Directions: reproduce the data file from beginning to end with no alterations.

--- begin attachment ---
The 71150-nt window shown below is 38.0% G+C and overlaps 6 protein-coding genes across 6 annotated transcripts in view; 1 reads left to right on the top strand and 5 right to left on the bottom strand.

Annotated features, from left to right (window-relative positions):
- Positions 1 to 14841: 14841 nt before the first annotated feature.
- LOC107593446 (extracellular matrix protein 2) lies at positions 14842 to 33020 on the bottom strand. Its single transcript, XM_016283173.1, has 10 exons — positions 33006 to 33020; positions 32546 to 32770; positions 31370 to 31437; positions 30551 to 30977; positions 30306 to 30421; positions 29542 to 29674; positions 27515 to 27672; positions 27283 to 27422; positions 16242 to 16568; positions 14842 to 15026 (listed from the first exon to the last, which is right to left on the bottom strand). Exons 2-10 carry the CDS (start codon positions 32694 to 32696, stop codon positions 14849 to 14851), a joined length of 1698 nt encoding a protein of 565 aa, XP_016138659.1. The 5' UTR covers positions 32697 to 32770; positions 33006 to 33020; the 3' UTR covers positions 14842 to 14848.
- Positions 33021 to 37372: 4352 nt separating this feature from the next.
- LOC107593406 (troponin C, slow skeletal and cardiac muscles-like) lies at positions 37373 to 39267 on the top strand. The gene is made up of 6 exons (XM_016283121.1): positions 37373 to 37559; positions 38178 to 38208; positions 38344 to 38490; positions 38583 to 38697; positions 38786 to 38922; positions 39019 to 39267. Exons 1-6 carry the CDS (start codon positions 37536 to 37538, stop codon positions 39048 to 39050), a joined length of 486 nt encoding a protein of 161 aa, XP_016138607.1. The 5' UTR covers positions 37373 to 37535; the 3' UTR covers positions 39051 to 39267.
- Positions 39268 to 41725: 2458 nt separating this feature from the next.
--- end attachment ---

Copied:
The 71150-nt window shown below is 38.0% G+C and overlaps 6 protein-coding genes across 6 annotated transcripts in view; 1 reads left to right on the top strand and 5 right to left on the bottom strand.

Annotated features, from left to right (window-relative positions):
- Positions 1 to 14841: 14841 nt before the first annotated feature.
- LOC107593446 (extracellular matrix protein 2) lies at positions 14842 to 33020 on the bottom strand. Its single transcript, XM_016283173.1, has 10 exons — positions 33006 to 33020; positions 32546 to 32770; positions 31370 to 31437; positions 30551 to 30977; positions 30306 to 30421; positions 29542 to 29674; positions 27515 to 27672; positions 27283 to 27422; positions 16242 to 16568; positions 14842 to 15026 (listed from the first exon to the last, which is right to left on the bottom strand). Exons 2-10 carry the CDS (start codon positions 32694 to 32696, stop codon positions 14849 to 14851), a joined length of 1698 nt encoding a protein of 565 aa, XP_016138659.1. The 5' UTR covers positions 32697 to 32770; positions 33006 to 33020; the 3' UTR covers positions 14842 to 14848.
- Positions 33021 to 37372: 4352 nt separating this feature from the next.
- LOC107593406 (troponin C, slow skeletal and cardiac muscles-like) lies at positions 37373 to 39267 on the top strand. The gene is made up of 6 exons (XM_016283121.1): positions 37373 to 37559; positions 38178 to 38208; positions 38344 to 38490; positions 38583 to 38697; positions 38786 to 38922; positions 39019 to 39267. Exons 1-6 carry the CDS (start codon positions 37536 to 37538, stop codon positions 39048 to 39050), a joined length of 486 nt encoding a protein of 161 aa, XP_016138607.1. The 5' UTR covers positions 37373 to 37535; the 3' UTR covers positions 39051 to 39267.
- Positions 39268 to 41725: 2458 nt separating this feature from the next.